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Robinia pseudoacacia 'Purple Robe': 'Purple Robe' Black Locust1

Edward F. Gilman and Dennis G. Watson 2


This cultivar of black locust probably grows to about 40 feet tall with a spread of 20 to 35 feet. The upright, rounded growth and short, irregular branches form a tighter canopy than the species and cast medium shade below the tree, allowing a lawn to grow. The 6- to 14-inch-long, dull, blue/green leaves, made up of multiple leaflets, are some of the last to appear in spring and often drop early in the autumn, just barely fading to a sickly yellow/green before dropping. For approximately a 10-day period in late spring, the trees are festooned with four to eight-inch-long, dense clusters of extremely fragrant, one-inch rose to pink blossoms (similar to sweet-peas) which are literally "alive" with the bustling activity of visiting bees. The honey which is produced from the species is quite delicious and sought-after. The two to four-inch-long, dark red to black, leathery seeds pods which follow will persist on the trees throughout the winter.

Figure 1. Middle-aged Robinia pseudoacacia 'Purple Robe': 'Purple Robe' black locust
Figure 1.  Middle-aged Robinia pseudoacacia 'Purple Robe': 'Purple Robe' black locust
Credit: Ed Gilman, UF/IFAS

General Information

Scientific name: Robinia pseudoacacia
Pronunciation: roe-BIN-nee-uh soo-doe-uh-KAY-shuh
Common name(s): 'Purple Robe' black locust, `Purple Robe' common locust
Family: Leguminosae
USDA hardiness zones: 4A through 8B (Fig. 2)
Origin: native to North America
Invasive potential: weedy native
Uses: reclamation; shade
Availability: somewhat available, may have to go out of the region to find the tree

Figure 2. Range
Figure 2.  Range


Height: 30 to 50 feet
Spread: 20 to 35 feet
Crown uniformity: irregular
Crown shape: upright/erect, oval
Crown density: open
Growth rate: fast
Texture: fine


Leaf arrangement: alternate (Fig. 3)
Leaf type: odd-pinnately compound
Leaf margin: entire
Leaf shape: elliptic (oval), oblong, obovate
Leaf venation: pinnate
Leaf type and persistence: deciduous
Leaf blade length: less than 2 inches
Leaf color: blue or blue-green, green
Fall color: yellow
Fall characteristic: not showy

Figure 3. Foliage
Figure 3.  Foliage


Flower color: lavender
Flower characteristics: very showy


Fruit shape: pod or pod-like
Fruit length: 1 to 3 inches, 3 to 6 inches
Fruit covering: dry or hard
Fruit color: black, red
Fruit characteristics: attracts birds; not showy; fruit/leaves a litter problem

Trunk and Branches

Trunk/bark/branches: branches don't droop; showy; typically one trunk; no thorns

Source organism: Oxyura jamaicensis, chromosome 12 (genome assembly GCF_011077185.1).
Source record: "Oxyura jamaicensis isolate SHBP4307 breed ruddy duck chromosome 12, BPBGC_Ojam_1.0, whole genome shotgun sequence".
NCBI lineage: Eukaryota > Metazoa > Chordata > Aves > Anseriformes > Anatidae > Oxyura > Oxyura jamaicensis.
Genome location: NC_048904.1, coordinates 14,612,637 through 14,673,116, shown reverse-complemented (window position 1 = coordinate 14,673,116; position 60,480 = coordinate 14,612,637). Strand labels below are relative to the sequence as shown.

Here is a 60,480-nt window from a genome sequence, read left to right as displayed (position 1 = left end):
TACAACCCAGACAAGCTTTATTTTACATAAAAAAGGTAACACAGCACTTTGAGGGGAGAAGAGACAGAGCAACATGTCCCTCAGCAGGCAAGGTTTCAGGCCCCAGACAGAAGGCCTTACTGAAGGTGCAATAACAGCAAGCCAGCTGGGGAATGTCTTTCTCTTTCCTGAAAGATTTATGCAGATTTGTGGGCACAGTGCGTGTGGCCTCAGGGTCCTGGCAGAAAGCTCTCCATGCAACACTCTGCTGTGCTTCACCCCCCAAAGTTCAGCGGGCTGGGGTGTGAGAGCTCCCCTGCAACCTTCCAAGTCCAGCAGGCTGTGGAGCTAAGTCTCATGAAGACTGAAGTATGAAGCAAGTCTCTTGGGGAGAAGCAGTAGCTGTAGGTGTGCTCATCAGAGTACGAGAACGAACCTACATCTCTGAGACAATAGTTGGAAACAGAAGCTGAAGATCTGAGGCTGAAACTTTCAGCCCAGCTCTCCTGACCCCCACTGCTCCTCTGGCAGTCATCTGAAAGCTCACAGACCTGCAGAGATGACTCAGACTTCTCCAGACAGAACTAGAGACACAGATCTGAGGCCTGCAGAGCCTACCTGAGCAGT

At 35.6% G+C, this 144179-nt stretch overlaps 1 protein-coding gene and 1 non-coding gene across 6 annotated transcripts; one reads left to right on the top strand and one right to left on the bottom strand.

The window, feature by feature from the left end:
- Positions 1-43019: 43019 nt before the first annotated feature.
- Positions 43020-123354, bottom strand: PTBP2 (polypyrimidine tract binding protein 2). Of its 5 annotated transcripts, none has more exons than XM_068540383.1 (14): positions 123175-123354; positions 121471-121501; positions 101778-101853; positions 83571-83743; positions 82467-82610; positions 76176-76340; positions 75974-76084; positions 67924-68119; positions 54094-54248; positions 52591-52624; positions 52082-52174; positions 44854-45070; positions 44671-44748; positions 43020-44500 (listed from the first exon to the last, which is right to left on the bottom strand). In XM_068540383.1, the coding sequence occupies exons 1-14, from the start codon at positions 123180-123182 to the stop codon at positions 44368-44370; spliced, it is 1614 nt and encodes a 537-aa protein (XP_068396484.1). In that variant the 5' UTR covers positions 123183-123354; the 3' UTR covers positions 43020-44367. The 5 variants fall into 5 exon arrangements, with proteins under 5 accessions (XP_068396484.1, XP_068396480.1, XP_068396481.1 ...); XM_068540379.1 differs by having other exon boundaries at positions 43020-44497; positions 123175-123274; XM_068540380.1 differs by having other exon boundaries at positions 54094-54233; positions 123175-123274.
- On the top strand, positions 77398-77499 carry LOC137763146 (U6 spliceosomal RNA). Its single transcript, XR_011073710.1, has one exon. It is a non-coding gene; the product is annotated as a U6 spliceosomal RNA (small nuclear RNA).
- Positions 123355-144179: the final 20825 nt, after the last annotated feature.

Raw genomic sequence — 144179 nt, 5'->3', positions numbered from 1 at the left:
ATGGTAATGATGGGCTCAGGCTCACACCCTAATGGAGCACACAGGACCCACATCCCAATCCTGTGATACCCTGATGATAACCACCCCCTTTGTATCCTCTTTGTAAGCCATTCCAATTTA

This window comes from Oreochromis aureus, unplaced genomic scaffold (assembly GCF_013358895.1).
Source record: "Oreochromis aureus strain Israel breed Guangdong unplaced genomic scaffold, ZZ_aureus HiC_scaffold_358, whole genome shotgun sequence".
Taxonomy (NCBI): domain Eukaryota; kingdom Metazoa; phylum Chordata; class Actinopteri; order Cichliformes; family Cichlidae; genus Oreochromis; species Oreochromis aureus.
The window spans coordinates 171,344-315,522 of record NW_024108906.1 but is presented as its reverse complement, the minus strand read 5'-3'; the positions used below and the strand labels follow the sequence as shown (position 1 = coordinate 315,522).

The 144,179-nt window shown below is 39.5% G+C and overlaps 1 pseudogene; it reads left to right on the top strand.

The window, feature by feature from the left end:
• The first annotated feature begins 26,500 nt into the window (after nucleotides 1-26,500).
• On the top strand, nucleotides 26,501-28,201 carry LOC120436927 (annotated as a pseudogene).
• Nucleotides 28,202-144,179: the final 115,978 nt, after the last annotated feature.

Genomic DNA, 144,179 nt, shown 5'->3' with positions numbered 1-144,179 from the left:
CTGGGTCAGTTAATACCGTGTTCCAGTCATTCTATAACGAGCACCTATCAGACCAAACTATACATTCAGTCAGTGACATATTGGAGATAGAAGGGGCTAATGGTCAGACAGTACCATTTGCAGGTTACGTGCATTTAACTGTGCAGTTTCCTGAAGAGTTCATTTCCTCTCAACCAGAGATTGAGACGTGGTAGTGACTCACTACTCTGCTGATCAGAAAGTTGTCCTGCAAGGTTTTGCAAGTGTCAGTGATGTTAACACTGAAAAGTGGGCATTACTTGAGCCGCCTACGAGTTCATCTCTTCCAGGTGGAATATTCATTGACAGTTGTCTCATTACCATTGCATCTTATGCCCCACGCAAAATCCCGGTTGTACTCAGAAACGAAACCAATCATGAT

Pruning requirement: needed for strong structure
Breakage: susceptible to breakage
Current year twig color: brown
Current year twig thickness: thin
Wood specific gravity: 0.69


Light requirement: full sun, partial sun, or partial shade
Soil tolerances: clay; sand; loam; acidic; alkaline; well-drained
Drought tolerance: high
Aerosol salt tolerance: high


Roots: can form large surface roots
Winter interest: yes
Outstanding tree: no
Ozone sensitivity: unknown
Verticillium wilt susceptibility: susceptible
Pest resistance: sensitive to pests/diseases

Use and Management

These seeds are widely dispersed by birds and other wildlife, and along with the root suckering, invasive root system, black locust can spread into surrounding landscapes. This feature, along with the thorns found along the branches, should be considered when placing black locust in the ornamental garden. It is probably best saved for the reclamation project or roadside planting where trees receive no maintenance. If left to its own devices, black locust will form dense thickets, even on the poorest soils, a fact which makes it quite useful in reclamation applications.

Although the wood of black locust is reputed to be extremely strong and durable (pioneers used it to fashion nails for building ships and houses), the branches of the species are brittle and subject to damage in high winds. This may be due largely to the tendency for the branches to form a narrow angle with the trunk and to grow aggressively relative to the trunk forming embedded bark. This can be partially corrected by pruning the major branches so they grow to no more than about half the size of the trunk. This will probably not be as much a problem on this cultivar as it is on the species.

Able to tolerate drought, salt, and poor soil, black locust will grow in full sun or partial shade on almost any soil acid or alkaline except that which is permanently wet. A tough tree which should be saved for the toughest sites. Not for general use in urban areas due to borer problems unless located in a moist, well-drained site with plenty of soil space.

Other cultivars include: 'Erecta'—upright form; 'Frisia'—yellowish leaves in early summer.

Propagation is by cuttings.


Locust borer is a serious pest although borer-resistant clones are now being developed. Also bothered by carpenterworm, locust leaf miner, and scales. Leaf miner is a universal problem on the species. Trees along the highways in the south can be seen in summer riddled with damage from this pest.


This tree is susceptible to canker, leaf spot, and powdery mildew.


1. This document is ENH-730, one of a series of the Environmental Horticulture Department, UF/IFAS Extension. Original publication date November 1993. Revised December 2006. Reviewed February 2014. Visit the EDIS website at
2. Edward F. Gilman, professor, Environmental Horticulture Department; and Dennis G. Watson, former associate professor, Agricultural Engineering Department, UF/IFAS Extension, Gainesville, FL 32611.

Publication #ENH-730

Release Date:April 8, 2015

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